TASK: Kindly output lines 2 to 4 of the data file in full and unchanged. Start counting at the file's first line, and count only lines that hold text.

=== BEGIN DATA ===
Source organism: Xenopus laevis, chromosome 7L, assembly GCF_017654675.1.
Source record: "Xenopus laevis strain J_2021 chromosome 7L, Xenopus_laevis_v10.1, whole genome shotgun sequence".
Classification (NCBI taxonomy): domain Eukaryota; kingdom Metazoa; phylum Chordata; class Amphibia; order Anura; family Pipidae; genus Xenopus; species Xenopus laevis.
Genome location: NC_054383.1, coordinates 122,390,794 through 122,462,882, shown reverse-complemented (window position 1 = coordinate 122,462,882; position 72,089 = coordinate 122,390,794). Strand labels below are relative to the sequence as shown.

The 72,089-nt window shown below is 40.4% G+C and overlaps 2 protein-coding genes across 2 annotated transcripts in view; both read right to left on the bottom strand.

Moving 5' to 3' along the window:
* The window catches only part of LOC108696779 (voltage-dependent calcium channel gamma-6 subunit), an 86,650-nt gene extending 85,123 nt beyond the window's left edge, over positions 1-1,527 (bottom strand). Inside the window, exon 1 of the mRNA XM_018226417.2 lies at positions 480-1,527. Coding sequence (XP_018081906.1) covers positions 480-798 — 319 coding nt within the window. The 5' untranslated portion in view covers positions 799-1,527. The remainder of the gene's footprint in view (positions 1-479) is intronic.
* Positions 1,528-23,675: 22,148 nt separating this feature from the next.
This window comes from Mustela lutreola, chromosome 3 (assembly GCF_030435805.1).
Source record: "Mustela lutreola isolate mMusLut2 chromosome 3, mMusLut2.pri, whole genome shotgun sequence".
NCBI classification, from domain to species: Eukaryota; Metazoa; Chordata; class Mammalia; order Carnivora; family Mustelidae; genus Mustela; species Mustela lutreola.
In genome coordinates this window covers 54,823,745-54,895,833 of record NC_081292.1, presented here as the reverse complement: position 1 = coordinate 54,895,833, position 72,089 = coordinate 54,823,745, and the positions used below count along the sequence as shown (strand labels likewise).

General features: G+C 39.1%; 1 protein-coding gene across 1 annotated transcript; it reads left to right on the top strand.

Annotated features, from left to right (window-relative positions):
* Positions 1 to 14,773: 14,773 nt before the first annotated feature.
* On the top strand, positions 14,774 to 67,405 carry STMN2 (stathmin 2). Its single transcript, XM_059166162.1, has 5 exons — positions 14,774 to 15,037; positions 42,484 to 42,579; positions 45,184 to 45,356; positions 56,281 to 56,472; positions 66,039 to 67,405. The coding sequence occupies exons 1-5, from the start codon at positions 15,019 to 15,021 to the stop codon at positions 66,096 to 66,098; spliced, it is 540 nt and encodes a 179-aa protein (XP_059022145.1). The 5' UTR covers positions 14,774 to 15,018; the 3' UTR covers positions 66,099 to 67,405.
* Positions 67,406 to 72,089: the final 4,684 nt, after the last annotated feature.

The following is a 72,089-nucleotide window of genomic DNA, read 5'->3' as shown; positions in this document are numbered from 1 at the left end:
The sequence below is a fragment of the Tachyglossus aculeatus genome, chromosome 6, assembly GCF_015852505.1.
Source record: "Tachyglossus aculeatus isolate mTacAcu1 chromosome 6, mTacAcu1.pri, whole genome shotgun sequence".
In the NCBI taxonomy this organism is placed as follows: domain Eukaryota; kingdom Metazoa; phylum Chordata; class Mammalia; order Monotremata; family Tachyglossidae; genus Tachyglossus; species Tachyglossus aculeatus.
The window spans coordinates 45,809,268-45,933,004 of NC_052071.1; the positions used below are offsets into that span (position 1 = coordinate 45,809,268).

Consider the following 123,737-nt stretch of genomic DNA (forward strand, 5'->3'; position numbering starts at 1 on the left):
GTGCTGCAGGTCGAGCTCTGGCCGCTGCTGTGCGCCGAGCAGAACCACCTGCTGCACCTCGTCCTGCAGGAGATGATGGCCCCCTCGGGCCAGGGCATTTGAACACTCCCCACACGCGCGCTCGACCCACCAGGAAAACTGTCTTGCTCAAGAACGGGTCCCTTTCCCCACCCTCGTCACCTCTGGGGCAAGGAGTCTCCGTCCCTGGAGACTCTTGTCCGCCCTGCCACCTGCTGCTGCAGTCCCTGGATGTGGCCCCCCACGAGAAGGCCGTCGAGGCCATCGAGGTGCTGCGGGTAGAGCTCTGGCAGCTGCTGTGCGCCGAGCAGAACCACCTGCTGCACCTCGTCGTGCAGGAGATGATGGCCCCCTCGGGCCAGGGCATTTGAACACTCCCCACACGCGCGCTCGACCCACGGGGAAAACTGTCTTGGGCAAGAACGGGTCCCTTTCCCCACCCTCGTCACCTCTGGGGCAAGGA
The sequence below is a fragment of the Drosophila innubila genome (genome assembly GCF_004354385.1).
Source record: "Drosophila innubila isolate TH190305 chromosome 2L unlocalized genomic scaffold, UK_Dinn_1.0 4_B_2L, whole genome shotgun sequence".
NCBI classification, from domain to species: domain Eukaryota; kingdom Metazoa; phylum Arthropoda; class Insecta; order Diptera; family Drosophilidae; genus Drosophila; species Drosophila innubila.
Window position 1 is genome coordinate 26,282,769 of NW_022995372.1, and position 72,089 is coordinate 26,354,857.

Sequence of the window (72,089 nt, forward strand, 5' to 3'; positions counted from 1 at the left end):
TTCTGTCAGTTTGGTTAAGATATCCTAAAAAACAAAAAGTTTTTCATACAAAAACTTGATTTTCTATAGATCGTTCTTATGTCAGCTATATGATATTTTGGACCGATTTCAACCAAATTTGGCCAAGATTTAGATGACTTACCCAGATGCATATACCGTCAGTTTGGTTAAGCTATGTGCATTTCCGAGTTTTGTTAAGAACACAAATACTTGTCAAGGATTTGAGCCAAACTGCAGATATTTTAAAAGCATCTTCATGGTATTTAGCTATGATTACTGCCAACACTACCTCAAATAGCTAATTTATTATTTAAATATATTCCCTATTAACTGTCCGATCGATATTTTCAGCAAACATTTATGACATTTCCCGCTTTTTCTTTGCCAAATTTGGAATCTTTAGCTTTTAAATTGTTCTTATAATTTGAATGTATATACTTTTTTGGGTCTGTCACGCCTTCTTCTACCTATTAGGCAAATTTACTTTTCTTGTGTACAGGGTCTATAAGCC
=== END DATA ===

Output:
Source record: "Xenopus laevis strain J_2021 chromosome 7L, Xenopus_laevis_v10.1, whole genome shotgun sequence".
Classification (NCBI taxonomy): domain Eukaryota; kingdom Metazoa; phylum Chordata; class Amphibia; order Anura; family Pipidae; genus Xenopus; species Xenopus laevis.
Genome location: NC_054383.1, coordinates 122,390,794 through 122,462,882, shown reverse-complemented (window position 1 = coordinate 122,462,882; position 72,089 = coordinate 122,390,794). Strand labels below are relative to the sequence as shown.